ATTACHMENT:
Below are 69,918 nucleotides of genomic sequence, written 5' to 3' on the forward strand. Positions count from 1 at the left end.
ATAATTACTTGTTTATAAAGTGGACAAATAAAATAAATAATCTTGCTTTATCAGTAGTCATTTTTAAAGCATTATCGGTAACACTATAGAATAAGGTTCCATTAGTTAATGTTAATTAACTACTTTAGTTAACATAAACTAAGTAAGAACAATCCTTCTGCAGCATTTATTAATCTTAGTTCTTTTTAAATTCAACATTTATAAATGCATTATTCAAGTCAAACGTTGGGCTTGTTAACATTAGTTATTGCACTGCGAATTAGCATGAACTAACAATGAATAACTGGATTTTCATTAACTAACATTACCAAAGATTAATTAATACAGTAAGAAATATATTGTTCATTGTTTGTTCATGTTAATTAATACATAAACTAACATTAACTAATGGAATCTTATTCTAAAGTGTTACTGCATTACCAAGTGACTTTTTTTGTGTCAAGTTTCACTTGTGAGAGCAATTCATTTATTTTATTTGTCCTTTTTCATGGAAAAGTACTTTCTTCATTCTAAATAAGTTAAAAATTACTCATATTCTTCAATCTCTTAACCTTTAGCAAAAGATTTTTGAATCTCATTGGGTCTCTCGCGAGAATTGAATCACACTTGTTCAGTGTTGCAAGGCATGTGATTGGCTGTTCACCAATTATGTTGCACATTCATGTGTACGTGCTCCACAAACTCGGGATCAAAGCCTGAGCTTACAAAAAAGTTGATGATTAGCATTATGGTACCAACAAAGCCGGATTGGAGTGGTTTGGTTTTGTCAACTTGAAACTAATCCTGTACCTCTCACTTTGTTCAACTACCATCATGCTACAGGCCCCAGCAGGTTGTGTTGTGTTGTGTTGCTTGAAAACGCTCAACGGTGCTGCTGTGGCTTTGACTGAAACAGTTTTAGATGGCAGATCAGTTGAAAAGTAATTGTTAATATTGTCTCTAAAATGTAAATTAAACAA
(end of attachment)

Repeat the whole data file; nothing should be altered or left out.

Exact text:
Below are 69,918 nucleotides of genomic sequence, written 5' to 3' on the forward strand. Positions count from 1 at the left end.
ATAATTACTTGTTTATAAAGTGGACAAATAAAATAAATAATCTTGCTTTATCAGTAGTCATTTTTAAAGCATTATCGGTAACACTATAGAATAAGGTTCCATTAGTTAATGTTAATTAACTACTTTAGTTAACATAAACTAAGTAAGAACAATCCTTCTGCAGCATTTATTAATCTTAGTTCTTTTTAAATTCAACATTTATAAATGCATTATTCAAGTCAAACGTTGGGCTTGTTAACATTAGTTATTGCACTGCGAATTAGCATGAACTAACAATGAATAACTGGATTTTCATTAACTAACATTACCAAAGATTAATTAATACAGTAAGAAATATATTGTTCATTGTTTGTTCATGTTAATTAATACATAAACTAACATTAACTAATGGAATCTTATTCTAAAGTGTTACTGCATTACCAAGTGACTTTTTTTGTGTCAAGTTTCACTTGTGAGAGCAATTCATTTATTTTATTTGTCCTTTTTCATGGAAAAGTACTTTCTTCATTCTAAATAAGTTAAAAATTACTCATATTCTTCAATCTCTTAACCTTTAGCAAAAGATTTTTGAATCTCATTGGGTCTCTCGCGAGAATTGAATCACACTTGTTCAGTGTTGCAAGGCATGTGATTGGCTGTTCACCAATTATGTTGCACATTCATGTGTACGTGCTCCACAAACTCGGGATCAAAGCCTGAGCTTACAAAAAAGTTGATGATTAGCATTATGGTACCAACAAAGCCGGATTGGAGTGGTTTGGTTTTGTCAACTTGAAACTAATCCTGTACCTCTCACTTTGTTCAACTACCATCATGCTACAGGCCCCAGCAGGTTGTGTTGTGTTGTGTTGCTTGAAAACGCTCAACGGTGCTGCTGTGGCTTTGACTGAAACAGTTTTAGATGGCAGATCAGTTGAAAAGTAATTGTTAATATTGTCTCTAAAATGTAAATTAAACAA